There is obstructive sleep apnea and central sleep apnea. Obstructive sleep apnea is due to a partially blocked airway and may be more commonly associated with snoring. However, central sleep apnea is more of a problem with the central nervous system. It occurs when the brain fails to tell the body to breathe. In either case, it's best to get treatment for your sleep apnea as untreated sleep apnea is strongly correlated with dementia.greengirl35 wrote:My husband doesn't really get the sleep apnea thing either as I don't snore at all, but nevertheless I'm willing to try it.
Can sleep apnea cause Alzheimer's disease?
Neurosci Biobehav Rev. 2014 Nov;47:656-69.
- Both obstructive sleep apnea (OSA) and Alzheimer's disease (AD) are increasing health concerns. The objective of this study is to review systematically the effects of OSA on the development of AD. The search was conducted in PubMed and Cochrane CENTRAL, and followed by a manual search of references of published studies. Cross-sectional, cohorts, and randomized clinical trials were reviewed. Besides clinical studies, we also discuss neuroimaging data, experimental animal evidence, and molecular mechanisms. Although a causal relationship between OSA and AD is not yet established, OSA induces neurodegenerative changes as a result of two major contributing processes: sleep fragmentation and intermittent hypoxia. As such, inflammation and cellular stress are sufficient to impair cell-cell interactions, synaptic function, and neural circuitry, leading to a decline of cognitive behavior. Sustained OSA could promote cognitive dysfunction, overlapping with that in AD and other neurodegenerative diseases. Early treatment by positive airway pressure and other current standards of care should have a positive impact to alleviate structural and functional deterioration. With better understanding of the cellular and neurophysiological mechanisms by which OSA contributes to AD, we may identify novel molecular targets for intervention.
Obstructive Sleep Apnea is Associated With Early but Possibly Modifiable Alzheimer's Disease Biomarkers Changes.
Sleep. 2017 May 1;40(5).
- Study Objectives: Obstructive sleep apnea (OSA) is a common sleep disorder. The, literature lacks studies examining sleep, cognition, and Alzheimer's Disease (AD) cerebrospinal fluid (CSF) biomarkers in OSA patients. Therefore, we first studied cognitive performances, polysomnographic sleep, and CSF β-amyloid42, tau proteins, and lactate levels in patients affected by subjective cognitive impairment (SCI) divided in three groups: OSA patients (showing an Apnea-Hypopnea Index [AHI] ≥15/hr), controls (showing an AHI < 15/hr), and patients with OSA treated by continuous positive airway pressure (CPAP).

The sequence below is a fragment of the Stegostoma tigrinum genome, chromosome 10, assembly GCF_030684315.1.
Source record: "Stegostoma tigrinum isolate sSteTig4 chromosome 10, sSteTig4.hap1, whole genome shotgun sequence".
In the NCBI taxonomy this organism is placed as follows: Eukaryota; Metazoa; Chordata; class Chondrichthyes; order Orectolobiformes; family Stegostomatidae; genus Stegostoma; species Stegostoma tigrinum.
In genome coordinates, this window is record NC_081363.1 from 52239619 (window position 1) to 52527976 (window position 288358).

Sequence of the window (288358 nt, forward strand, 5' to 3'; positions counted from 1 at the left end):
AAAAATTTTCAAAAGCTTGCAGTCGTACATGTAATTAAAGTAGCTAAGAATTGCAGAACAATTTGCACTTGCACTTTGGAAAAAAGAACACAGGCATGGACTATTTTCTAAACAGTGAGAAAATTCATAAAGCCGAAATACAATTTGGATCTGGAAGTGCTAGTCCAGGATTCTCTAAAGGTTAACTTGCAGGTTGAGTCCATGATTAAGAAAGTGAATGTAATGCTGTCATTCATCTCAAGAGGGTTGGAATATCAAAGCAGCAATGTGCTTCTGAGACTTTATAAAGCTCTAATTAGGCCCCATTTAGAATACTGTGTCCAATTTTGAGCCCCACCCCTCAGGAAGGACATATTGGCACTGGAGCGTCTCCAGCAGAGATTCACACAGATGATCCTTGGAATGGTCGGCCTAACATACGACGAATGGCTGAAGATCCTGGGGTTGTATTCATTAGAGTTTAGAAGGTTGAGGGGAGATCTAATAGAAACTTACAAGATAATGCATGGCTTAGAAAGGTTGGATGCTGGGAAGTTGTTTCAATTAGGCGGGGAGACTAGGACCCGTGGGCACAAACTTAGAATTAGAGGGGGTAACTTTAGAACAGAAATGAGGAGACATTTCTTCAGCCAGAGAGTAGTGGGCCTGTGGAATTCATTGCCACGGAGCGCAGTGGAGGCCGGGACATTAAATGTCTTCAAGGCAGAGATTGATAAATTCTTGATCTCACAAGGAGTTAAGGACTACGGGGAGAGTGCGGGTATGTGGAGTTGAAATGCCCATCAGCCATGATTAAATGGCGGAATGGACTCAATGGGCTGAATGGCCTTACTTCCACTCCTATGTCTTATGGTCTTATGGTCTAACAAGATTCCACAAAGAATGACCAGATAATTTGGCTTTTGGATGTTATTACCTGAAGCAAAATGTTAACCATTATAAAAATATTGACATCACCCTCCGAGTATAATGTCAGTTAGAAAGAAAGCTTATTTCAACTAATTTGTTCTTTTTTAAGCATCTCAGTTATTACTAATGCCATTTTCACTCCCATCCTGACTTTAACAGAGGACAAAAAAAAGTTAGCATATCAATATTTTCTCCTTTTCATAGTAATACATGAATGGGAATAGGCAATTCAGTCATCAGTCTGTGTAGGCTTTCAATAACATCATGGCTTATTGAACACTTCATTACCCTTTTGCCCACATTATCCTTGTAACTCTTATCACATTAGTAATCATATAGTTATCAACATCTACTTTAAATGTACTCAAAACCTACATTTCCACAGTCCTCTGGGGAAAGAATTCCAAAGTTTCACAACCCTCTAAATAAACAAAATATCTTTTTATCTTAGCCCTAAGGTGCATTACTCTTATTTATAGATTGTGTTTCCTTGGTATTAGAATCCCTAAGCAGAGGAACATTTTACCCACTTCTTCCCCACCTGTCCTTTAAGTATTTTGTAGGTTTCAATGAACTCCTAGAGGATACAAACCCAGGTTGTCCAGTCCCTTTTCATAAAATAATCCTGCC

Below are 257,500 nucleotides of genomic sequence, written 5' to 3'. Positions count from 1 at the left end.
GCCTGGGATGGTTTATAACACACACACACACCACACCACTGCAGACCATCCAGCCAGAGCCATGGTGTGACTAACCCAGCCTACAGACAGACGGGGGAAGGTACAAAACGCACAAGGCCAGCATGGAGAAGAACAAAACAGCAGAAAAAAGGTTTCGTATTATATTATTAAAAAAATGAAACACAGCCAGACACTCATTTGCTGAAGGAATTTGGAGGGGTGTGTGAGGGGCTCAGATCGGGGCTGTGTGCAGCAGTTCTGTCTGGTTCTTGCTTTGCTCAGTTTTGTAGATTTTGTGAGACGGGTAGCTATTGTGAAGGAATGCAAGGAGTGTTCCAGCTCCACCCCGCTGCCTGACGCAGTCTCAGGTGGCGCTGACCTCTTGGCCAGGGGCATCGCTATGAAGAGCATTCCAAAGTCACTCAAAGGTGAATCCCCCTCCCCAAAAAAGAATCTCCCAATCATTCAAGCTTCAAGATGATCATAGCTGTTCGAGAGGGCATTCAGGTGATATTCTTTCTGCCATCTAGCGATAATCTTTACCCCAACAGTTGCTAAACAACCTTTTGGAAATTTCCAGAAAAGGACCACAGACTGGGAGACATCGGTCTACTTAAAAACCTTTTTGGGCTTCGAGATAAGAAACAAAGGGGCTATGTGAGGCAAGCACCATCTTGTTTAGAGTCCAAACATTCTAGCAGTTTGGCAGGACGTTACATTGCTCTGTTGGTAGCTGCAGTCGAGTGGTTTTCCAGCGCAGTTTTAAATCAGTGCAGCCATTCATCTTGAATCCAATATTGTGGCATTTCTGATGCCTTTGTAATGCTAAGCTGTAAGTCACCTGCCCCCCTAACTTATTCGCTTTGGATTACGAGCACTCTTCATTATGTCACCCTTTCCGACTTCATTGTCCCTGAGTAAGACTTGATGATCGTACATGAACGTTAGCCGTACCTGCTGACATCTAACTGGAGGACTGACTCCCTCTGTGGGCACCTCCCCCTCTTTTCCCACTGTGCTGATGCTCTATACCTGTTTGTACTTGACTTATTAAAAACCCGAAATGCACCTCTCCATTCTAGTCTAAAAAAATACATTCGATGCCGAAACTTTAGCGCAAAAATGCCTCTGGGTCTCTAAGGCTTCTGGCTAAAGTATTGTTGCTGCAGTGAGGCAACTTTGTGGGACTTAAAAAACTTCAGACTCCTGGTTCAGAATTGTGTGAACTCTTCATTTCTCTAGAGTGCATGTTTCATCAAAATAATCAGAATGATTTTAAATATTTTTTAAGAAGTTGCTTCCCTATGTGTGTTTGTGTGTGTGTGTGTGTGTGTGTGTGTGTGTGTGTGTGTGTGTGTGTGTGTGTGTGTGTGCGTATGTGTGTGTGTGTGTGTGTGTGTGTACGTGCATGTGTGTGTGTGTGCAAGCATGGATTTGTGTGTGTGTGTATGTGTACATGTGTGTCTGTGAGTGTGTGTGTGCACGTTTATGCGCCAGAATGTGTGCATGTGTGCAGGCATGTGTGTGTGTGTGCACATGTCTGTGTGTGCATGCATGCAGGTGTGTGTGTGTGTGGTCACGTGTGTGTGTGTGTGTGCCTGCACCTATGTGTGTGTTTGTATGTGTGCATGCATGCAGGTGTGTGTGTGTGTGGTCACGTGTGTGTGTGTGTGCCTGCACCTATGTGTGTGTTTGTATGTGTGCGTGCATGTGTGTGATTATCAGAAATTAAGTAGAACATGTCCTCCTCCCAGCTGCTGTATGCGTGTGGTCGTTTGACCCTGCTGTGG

Methods: We compared results among 25 OSA, 10 OSA-CPAP, and 15 controls who underwent a protocol counting neuropsychological testing in the morning, 48-hr polysomnography followed by CSF analysis.
Results: OSA patients showed lower CSF Aβ42 concentrations, higher CSF lactate levels, and higher t-tau/Aβ42 ratio compared to controls and OSA-CPAP patients. OSA patients also showed reduced sleep quality and continuity and lower performances at memory, intelligence, and executive tests than controls and OSA-CPAP patients. We found significant relationships among higher CSF tau proteins levels, sleep impairment, and increased CSF lactate levels in the OSA group. Moreover, lower CSF Aβ42 levels correlate with memory impairment and nocturnal oxygen saturation parameters in OSA patients.
Conclusions: We hypothesize that OSA reducing sleep quality and producing intermittent hypoxia lowers CSF Aβ42 levels, increases CSF lactate levels, and alters cognitive performances in SCI patients, thus inducing early AD clinical and neuropathological biomarkers changes. Notably, controls as well as OSA-CPAP SCI patients did not show clinical and biochemical AD markers. Therefore, OSA may induce early but possibly CPAP-modifiable AD biomarkers changes.
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